Visi Talik in India Ink:
Q. When did you get into jazz?
A. I skipped grades to graduate high school at 16. At this time I started exploring jazz. I was listening to a lot of John Coltrane and others, and I was also listening to a lot of Indian classical music that I grew up with. I was composing my own music at this point, and getting ready for college as well.
Q. Where was college, and what happened there?
A. I got a B.S. in mathematics and physics from Yale College, and a masters in physics and an interdisciplinary Ph.D from the University of California in Berkeley. When I enrolled in the Ph.D program to study math and physics, I was already performing jazz piano. I was being presented in music festivals and invited to perform at prestigious clubs and concerts.
In 1995, I was coming out with my first solo album, I was a band leader putting together some great music, I decided to switch from a Ph.D in math and physics to one in the cognitive science of music from the University of California at Berkeley. I took the leap.
Q. In an essay, “New York Stories,” you wrote, “We don’t play “in a genre”; we play in the context of others, and we find ways to play with each other.” Can you describe how you have broken out of your “genre”?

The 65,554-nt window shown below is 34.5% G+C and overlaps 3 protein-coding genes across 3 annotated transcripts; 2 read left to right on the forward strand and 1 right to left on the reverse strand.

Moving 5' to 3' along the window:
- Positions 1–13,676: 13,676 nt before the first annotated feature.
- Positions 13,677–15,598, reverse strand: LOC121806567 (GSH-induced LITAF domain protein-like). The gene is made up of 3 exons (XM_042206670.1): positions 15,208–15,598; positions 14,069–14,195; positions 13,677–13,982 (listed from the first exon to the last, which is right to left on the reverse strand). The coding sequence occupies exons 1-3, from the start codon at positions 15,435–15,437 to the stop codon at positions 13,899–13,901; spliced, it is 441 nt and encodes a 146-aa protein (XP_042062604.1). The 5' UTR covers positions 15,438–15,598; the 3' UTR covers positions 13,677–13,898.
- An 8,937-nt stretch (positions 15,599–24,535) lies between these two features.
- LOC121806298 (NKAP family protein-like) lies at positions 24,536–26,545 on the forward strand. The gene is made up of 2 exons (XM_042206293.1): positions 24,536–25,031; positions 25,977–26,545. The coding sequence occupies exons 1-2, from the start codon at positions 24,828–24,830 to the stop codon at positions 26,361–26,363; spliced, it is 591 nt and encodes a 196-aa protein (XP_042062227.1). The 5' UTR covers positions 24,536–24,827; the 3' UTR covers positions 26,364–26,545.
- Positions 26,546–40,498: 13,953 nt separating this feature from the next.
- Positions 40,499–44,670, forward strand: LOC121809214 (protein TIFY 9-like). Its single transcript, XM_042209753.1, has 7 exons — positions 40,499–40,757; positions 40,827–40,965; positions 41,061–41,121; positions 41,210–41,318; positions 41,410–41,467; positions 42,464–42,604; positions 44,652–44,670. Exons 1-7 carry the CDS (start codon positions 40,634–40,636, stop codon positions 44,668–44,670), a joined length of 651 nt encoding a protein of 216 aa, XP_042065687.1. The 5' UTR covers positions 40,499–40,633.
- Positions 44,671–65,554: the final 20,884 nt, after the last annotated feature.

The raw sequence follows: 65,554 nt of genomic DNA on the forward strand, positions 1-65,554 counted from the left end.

A. It’s exactly that mentality. All the choices I make as an artist are inspired by the history of this music and this musical community that I’m a part of. And if you look at that history you see that it was always very smooth in terms of stylistic attributes and what was common was this collaborative orientation and a community orientation. It was something that contained a lot of experimentation and a lot of discipline, a lot of knowledge, and it sort of formed at the intersection of a lot of different extremes of knowledge.
People think of it as a genre but for the community of artists there’s really no such a thing. That’s sort of been my experience working with elders from that heritage and from that history. But it’s always been a space for collaboration and creation that is irrespective of marketplace notions of genre.